Always when I meet people outside my fishy circles (or sometimes in them) the question arises around what you I do for a living. Then is slow process of explanations that I work around fisheries management issues and in particular combating IUU fishing in function of the management strategies being used.
Besides the “ohh wow how interesting” the next issue is… “what you mean with fisheries management?” And is true… most people have no concept on how that works or thinks that is just a set of rules and people policing them.
For those situations, I should keep a copy of this paper named as in the title of this blog entry. Written by cast o thousand, all of them from the School of Aquatic and Fishery Sciences, University of Washington, Seattle, Washington, including my friend and FAO colleague Jessica Sanders, that is also doing her PhD there.
The key thing I like of this paper is that reinforces at really high level that one “size does not fit all’, “that are many way of pealing an orange” and my favourite “every has advantages and disadvantages”… even at that really highest level of fisheries decision making as is management.
One of the last paragraphs in the discussion synthesise it perfectly: “Even among biologically effective approaches, methods differ in how they trade off harvesting at low cost and paying many fishermen, and how they distribute the benefits of fishing among industry and community stakeholders. How best to strike these balances in any fishery is ultimately not a question of science, but rather one of the politics: scientists’ role is to advise the decision- makers recognized by civil society on the most likely outcomes of alternative approaches.”
This really interesting paper provide a synthetic overview of three approaches that managers use to sustain stocks:
regulating catch and fishing mortality,
regulating effort and
regulating spatial access.
Within each of these approaches, they describe common restrictions, how they alter incentives to change fishing behaviour, and the resultant ecological, economic and community-level outcomes.
For each approach, we present prominent case- studies that illustrate behaviour and the corresponding performance. These case- studies show that sustaining target stocks requires a hard limit on fishing mortality under most conditions, but that additional measures are required to generate economic benefits.
Different systems for allocation allow stakeholder communities to strike a locally acceptable balance between profitability and employment.
As usual I’ll just quote here the discussion where I love the options matrix with a colour scheme (a tool I been using a lot lately), but of course nothing beats reading the original.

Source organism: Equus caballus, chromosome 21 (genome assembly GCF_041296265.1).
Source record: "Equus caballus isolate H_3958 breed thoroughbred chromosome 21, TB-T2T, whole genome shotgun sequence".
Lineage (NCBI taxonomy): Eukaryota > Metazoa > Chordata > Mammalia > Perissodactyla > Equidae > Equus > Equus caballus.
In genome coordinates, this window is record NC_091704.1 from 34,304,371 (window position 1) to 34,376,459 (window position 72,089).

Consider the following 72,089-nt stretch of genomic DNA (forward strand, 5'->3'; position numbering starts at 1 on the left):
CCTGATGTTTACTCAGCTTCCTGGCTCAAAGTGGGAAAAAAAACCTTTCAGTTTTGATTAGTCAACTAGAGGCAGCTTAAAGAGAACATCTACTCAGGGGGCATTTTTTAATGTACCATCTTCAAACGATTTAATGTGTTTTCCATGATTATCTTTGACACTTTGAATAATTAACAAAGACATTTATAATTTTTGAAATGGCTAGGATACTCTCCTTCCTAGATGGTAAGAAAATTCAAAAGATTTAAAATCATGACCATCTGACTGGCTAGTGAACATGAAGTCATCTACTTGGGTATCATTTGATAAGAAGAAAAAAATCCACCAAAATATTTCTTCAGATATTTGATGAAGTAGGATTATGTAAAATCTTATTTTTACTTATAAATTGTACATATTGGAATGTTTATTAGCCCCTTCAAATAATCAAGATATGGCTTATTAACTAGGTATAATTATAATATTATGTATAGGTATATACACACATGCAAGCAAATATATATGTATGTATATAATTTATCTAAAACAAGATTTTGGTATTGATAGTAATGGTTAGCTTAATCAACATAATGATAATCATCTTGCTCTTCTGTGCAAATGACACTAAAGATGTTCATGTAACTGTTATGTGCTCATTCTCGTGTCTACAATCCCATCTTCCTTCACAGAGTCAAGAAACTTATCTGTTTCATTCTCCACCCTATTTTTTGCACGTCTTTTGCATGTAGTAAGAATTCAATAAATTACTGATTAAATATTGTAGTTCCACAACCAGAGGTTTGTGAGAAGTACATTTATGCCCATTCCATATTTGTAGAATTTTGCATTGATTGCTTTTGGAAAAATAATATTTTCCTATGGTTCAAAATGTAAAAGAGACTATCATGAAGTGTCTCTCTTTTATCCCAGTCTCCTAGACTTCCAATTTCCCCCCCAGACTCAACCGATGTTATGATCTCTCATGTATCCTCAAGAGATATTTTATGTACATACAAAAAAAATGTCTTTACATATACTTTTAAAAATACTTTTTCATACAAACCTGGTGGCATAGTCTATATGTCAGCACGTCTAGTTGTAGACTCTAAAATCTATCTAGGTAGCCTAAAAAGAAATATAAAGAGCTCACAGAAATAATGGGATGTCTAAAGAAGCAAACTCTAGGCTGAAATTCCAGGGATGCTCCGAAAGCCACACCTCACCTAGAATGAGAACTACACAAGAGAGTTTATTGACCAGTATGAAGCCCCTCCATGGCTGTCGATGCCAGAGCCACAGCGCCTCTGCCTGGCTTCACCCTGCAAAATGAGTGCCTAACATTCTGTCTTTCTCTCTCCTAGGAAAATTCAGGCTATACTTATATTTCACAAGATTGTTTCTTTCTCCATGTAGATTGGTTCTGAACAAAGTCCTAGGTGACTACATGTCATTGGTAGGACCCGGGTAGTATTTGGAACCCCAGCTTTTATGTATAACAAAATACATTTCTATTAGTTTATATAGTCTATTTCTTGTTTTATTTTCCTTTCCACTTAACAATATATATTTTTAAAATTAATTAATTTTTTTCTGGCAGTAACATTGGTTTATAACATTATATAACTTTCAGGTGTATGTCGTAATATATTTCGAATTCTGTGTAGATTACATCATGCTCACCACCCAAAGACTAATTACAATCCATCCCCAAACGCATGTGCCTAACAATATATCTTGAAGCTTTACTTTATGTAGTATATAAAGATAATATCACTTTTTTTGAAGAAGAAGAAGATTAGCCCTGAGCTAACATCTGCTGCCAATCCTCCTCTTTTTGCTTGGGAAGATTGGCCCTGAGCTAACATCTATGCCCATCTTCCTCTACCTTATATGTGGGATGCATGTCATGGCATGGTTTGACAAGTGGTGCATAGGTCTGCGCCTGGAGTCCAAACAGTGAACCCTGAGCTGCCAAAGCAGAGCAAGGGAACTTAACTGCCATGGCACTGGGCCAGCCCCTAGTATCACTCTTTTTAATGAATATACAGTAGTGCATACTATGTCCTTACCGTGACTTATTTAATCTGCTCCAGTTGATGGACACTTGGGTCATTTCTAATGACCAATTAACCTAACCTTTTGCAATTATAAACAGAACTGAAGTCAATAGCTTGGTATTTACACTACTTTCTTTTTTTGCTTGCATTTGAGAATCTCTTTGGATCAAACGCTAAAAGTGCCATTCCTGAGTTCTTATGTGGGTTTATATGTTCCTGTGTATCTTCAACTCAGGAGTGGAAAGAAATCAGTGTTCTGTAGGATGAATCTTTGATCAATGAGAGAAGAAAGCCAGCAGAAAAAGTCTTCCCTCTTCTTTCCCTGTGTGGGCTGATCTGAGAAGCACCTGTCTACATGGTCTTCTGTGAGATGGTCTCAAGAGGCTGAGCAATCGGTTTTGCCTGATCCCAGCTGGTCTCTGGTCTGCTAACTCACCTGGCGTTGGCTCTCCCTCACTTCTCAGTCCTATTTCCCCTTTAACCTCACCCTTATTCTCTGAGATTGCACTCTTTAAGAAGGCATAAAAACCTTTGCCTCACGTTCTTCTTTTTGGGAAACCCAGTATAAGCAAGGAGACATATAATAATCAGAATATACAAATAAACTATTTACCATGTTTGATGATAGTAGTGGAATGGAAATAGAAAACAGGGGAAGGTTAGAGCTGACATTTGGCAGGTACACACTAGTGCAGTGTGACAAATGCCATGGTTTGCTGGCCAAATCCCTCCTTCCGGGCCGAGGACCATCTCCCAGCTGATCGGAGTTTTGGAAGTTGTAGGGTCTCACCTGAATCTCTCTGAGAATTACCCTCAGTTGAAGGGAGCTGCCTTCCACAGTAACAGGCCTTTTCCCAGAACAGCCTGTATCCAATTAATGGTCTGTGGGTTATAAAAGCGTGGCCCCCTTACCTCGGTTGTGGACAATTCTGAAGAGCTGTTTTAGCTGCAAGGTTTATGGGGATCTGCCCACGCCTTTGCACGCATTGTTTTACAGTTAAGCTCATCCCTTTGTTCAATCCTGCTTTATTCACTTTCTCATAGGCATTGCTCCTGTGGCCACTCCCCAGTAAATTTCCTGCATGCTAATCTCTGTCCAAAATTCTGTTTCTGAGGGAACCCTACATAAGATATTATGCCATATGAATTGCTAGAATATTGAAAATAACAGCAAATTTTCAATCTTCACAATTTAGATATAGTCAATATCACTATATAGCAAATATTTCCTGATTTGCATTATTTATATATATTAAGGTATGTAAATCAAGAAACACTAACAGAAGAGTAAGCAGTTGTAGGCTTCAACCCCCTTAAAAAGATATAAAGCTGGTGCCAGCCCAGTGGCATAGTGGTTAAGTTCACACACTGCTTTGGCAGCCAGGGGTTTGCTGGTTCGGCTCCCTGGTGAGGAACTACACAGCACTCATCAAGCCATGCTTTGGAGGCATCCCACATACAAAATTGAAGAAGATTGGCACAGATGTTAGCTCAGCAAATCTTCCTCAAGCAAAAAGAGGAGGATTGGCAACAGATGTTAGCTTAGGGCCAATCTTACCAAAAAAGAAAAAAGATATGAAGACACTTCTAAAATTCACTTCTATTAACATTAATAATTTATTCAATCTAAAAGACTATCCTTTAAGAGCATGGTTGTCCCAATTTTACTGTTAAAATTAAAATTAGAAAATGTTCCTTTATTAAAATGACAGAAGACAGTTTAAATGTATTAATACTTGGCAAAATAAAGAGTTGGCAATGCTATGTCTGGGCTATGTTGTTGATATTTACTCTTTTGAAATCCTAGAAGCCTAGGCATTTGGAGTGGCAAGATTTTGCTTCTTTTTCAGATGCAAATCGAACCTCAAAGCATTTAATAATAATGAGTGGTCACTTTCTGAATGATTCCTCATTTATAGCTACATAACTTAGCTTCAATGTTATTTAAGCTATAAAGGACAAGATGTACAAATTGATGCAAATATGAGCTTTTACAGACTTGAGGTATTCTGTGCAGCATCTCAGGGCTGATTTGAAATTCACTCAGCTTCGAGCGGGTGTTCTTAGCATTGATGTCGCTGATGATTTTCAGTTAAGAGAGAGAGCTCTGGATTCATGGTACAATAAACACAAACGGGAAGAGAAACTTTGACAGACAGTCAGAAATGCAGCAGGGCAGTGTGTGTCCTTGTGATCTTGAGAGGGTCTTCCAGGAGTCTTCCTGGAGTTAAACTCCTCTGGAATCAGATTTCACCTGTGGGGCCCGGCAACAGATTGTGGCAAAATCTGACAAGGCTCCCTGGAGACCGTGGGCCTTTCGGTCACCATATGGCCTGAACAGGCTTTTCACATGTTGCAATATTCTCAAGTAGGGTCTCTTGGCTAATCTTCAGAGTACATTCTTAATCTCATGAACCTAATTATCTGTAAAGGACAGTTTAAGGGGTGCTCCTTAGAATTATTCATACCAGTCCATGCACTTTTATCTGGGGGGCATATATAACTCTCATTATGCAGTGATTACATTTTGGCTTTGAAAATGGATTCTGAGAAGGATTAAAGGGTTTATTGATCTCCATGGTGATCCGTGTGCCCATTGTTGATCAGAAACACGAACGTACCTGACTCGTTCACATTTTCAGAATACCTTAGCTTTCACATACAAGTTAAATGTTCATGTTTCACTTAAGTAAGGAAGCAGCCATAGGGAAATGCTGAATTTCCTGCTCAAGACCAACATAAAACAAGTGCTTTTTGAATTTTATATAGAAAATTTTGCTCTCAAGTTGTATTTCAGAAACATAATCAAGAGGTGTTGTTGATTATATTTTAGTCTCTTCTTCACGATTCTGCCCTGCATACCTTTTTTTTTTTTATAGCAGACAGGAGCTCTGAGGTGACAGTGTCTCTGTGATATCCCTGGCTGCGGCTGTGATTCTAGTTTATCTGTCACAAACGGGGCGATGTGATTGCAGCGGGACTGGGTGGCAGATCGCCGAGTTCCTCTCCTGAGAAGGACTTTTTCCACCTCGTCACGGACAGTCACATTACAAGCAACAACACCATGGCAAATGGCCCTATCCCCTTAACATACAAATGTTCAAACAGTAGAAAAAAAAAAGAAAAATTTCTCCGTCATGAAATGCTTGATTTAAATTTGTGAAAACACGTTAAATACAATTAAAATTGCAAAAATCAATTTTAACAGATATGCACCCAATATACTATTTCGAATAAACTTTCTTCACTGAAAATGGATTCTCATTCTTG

Historical attitudes towards fishing were that resources were avail-able for access and that over- exploitation was impossible. While this may have been true with the technology and market conditions that prevailed for much of history, advances in harvesting technology such as mechanization and refrigeration have led to widespread over- exploitation in the absence of limitations on catch. There is building evidence that science- based management methods are reducing the incidence of biological overfishing (Worm et al., 2009), and in many cases, stocks are recovering (e.g., Murphy et al., 2015). This is largely the result of moving from management systems which less effectively restrict catch, towards the centre of Figure 1 to systems that enact biologically informed regulatory practices. But even in fisheries with good biological management, harvesters often still struggle to make money and support their communities (World Bank 2017).
Table 1 facilitates direct comparisons of the observed triple bot-tom line outcomes across management approaches. The left column relates the economic outcome to the behavioural change induced by the management approach. The behavioural changes observed in the fisheries reviewed above underscore that economic success requires more than selecting a target biomass which maximizes profit often called BMEY in the bioeconomic model given a fixed industry- wide cost and market structure. Rather, effort management induces behavioural responses to the need to compete for fish, which change the economic and social structure of the industry in predictable ways, at any target biomass. With open access or harvest guidelines, summarized in the top two rows, there is no restriction on entry, and additional harvesters enter whenever there is profit to be made. As with the post- WWII New England groundfish fishery, entry drives the fishery towards bioeconomic equilibrium, unsustainable levels of effort, and low or no profits. Simply presenting scientific estimates of harvest guidelines, without regulations or enforcement to limit mortality, does not change these incentives, as efforts to manage Atlantic sailfish demonstrate. In these cases, declining stocks are un-able to support those who entered when fish were more abundant, leading to community disruption. With a well- designed spatial component (bottom row of Table 1), stock collapse can be averted, but Galapagos Marine Reserve demonstrates that the economic tragedy of the commons remains.